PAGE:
Economists are forecasting even higher inflation in June as energy and food prices have risen and the economy has continued to strengthen.
The consumer price index in Canada reached 7.7 percent in May, a nearly 40-year high. Now economists are forecasting that figure has hit at least eight percent in the last month.
Statistics Canada is to release inflation data for June on Wednesday, a week after the Bank of Canada hiked interest rates by a full percentage point.
Prices of everything from groceries to furniture to petrol have skyrocketed around the world as pandemic restrictions eased. Energy prices shot up 35 percent year-on-year, while food prices rose about 10 percent.
And more hikes are on the horizon, with several food suppliers warning food retailers of more price hikes.
Derek Holt, head of capital markets economics at Scotiabank, forecasts inflation hit 8.9 percent in June on a “reopening effect”.
“The restrictions caused by the pandemic continued into June and that triggered a whole wave of activity — more people eating, more people flying, more people getting on boats,” Holt said.
An RBC report published on Friday said June’s price acceleration is likely to be the result of even higher food and energy prices.
“Oil prices have risen another 4.8 percent since May, and consumer food prices have skyrocketed in part due to higher commodity prices and acute supply chain disruptions,” the report said.
Canadians, whose wages continue to lag inflation, are left financially worse off by rising prices.
In June, average hourly wages were 5.2 percent higher than a year ago.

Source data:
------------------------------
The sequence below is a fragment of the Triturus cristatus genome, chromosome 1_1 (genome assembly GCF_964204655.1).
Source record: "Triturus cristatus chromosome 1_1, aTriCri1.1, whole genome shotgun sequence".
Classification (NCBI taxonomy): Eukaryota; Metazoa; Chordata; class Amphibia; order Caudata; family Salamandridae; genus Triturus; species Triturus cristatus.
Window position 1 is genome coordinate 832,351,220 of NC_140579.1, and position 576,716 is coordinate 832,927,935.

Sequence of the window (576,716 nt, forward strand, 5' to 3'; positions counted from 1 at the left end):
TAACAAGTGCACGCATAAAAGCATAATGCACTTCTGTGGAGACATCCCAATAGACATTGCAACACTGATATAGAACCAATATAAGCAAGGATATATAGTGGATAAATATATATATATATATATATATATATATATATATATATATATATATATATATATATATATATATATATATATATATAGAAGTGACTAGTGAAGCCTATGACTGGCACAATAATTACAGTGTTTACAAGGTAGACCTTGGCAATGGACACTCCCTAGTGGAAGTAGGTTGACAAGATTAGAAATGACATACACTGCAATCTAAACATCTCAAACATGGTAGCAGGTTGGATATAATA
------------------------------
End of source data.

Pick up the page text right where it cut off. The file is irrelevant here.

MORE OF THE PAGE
The Bank of Canada said global pressures were largely responsible for rising inflation, with the Russian invasion of Ukraine and supply chain problems putting pressure on energy and food prices.
In the US, inflation climbed to another decade-high in June, reaching 9.1 percent.
Domestically, the central bank said the economy was “overheating” as companies struggle to find workers and demand for their products remains strong. The unemployment rate hit a record low of 4.9 percent in June.
Another factor threatening to keep inflation high is rising inflation expectations among consumers and businesses, according to Bank of Canada surveys.
With the interest rate its only anti-inflation tool, the central bank hopes it can curb domestic demand and manage inflation expectations with its outsize rate hike.
In its latest monetary policy report, the Bank of Canada made this point clear.
“The bank protects itself against the risk of high inflation becoming entrenched because if that is the case, restoring price stability will require even higher interest rates, resulting in a weaker economy.”
“Restoring price stability – low, stable and predictable inflation – is of paramount importance,” Bank Governor Tiff Macklem said in a news conference after the interest rate announcement.
However, Holt said the impact of the Bank of Canada’s recent rate hike will take time to manifest.
“This is an experiment that will take more than six months to unfold,” he said.
The Bank of Canada forecasts inflation of 8 percent for the next few months before slowing to 4.6 percent next year.
Karyne Charbonneau, senior economist at CIBC, said the Bank of Canada’s forecast for inflation falling next year depends largely on global factors beyond the central bank’s control.
“These are the same factors that explain the majority of the bank’s inflation forecast errors over the past year, suggesting they are also the most difficult to predict,” Charbonneau wrote in a note.
And while there are some signs of a slowdown in Canada’s housing market, which would lower headline inflation, housing costs account for a relatively small part of the projected fall in inflation next year.
In June, average national home prices fell 1.8 percent year-on-year.
Without easing global pressures, Charbonneau said more aggressive action by the Bank of Canada would be required.
“Unless we get a little help from our friends abroad and a healthy dose of luck, we need a recession to bring inflation down.”
Nojoud Al Mallees, The Canadian Press
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